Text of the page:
1. Have an action plan
It doesn’t matter what kind of emergency you’re up against, every member of the family should know what to do when disaster strikes. There should be a chain of command and a set of instructions – know which emergency lines to call, where to go if you need to evacuate, how it to keep in contact with each other, and what to do with your pets.
2. Keep everything maintained
When it comes to natural disasters, you need to double-check your home and property is in good health. This means sealing any foundation cracks with epoxy injections, cleaning your gutters, keeping your lawn and garden tidy, and assessing any points of weakness like the roof, doors and screens, and windows.
3. Check your safety devices
There’s no point having fire alarms and smoke detectors if they don’t work, so make sure to regularly replace the batteries. If you’ve installed automatic lighting outside, ensure the system is working and you can see any potential threats – disaster or intruders – from a long way off. You may have never used your fire extinguisher, but it should be in working order and ready to go just in case.
4. Ensure you’re insured
When the worst happens, it’s liberating to know you’re financially covered. Double-check your home and contents insurance is adequate and up-to-date. It’s worth doing research on the area you’re living, just so you what kind of natural disasters you’re prone to, and what policy you should take out.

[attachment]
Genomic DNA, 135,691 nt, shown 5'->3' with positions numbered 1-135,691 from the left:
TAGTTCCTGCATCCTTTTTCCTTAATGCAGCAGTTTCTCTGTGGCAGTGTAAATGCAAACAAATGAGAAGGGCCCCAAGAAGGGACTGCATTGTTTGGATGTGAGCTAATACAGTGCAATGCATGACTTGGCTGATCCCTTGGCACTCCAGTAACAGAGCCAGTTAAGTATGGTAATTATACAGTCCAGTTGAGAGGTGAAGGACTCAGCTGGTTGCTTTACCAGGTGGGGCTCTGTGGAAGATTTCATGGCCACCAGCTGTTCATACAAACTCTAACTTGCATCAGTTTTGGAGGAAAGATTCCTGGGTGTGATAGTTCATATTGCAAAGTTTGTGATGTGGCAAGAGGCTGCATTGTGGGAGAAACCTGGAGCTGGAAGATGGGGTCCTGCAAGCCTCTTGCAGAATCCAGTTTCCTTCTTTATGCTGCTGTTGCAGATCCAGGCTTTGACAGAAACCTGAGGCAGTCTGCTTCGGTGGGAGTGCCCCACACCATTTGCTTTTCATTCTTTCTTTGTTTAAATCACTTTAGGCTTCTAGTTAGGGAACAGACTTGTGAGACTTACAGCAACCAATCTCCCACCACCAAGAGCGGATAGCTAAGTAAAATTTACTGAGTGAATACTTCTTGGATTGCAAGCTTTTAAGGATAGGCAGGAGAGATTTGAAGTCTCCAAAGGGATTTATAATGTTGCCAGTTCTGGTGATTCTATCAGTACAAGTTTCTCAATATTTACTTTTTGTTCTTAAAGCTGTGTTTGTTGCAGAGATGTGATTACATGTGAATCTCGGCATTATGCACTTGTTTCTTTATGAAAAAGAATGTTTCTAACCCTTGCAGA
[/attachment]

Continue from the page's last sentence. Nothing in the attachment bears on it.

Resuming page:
5. Get a home security system
Do you research to see what kind of system best suits your home and your budget? You should be able to find one that includes cameras, alarms and other security measures. It might seem like overkill, but it’s better to be safe than sorry.
6. Pack an emergency kit
Time is your greatest resource in an emergency situation – especially in the case of flood, bushfire or storm. That’s why your emergency kit should be easily accessible and ready to go. It should contain first aid supplies, a torch with batteries, important documents and certificates, specific medications, drinking water, non-perishable foods, and spare clothing.
7. Be mindful of recovery
Disasters and emergencies can be traumatic – for you, your kids and your pets. The shock can cause mental and physical repercussions, from anxiety and depression to headaches and stomach aches. It’s important to reassure your children, ease them back into normalcy, and if needed, seek professional help. The same goes for elderly folk too, as well as your pets. After a traumatic event, it’s all about feeling supported and easing back into daily routines.